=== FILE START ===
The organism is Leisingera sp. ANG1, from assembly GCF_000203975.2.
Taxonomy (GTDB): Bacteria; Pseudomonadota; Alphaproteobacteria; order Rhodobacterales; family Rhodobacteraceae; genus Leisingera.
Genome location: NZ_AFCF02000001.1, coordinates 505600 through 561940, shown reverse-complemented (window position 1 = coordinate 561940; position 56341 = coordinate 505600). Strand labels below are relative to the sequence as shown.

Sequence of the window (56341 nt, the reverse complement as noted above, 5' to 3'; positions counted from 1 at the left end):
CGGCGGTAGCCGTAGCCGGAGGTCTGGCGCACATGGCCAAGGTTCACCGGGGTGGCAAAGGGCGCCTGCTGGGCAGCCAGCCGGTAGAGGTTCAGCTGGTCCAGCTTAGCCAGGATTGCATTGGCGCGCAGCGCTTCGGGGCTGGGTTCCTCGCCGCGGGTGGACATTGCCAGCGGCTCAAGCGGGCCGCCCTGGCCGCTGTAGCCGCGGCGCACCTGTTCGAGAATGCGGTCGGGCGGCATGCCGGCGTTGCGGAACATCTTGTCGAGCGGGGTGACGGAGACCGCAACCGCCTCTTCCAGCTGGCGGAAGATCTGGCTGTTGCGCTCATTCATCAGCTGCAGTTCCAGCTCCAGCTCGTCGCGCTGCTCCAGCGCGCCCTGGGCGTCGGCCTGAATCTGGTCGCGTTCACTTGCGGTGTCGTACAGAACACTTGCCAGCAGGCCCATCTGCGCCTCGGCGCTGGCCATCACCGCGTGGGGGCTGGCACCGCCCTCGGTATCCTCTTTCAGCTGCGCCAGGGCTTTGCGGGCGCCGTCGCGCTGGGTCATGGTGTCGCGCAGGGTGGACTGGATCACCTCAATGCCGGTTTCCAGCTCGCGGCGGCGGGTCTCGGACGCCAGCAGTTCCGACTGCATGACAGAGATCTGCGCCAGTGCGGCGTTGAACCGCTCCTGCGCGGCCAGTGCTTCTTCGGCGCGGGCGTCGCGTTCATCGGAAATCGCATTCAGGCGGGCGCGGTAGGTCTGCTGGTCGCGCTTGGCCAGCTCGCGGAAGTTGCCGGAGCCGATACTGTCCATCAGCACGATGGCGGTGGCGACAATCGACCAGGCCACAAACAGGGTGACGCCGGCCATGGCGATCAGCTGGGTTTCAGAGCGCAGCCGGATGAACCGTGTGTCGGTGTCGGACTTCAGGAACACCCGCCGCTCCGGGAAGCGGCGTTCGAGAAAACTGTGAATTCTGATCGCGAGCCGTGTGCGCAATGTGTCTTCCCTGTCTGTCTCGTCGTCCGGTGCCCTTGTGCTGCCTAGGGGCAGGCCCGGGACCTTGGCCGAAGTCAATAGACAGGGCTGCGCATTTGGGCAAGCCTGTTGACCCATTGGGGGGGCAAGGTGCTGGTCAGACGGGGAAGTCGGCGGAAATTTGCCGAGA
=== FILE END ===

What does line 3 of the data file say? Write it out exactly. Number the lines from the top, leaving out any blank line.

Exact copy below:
Genome location: NZ_AFCF02000001.1, coordinates 505600 through 561940, shown reverse-complemented (window position 1 = coordinate 561940; position 56341 = coordinate 505600). Strand labels below are relative to the sequence as shown.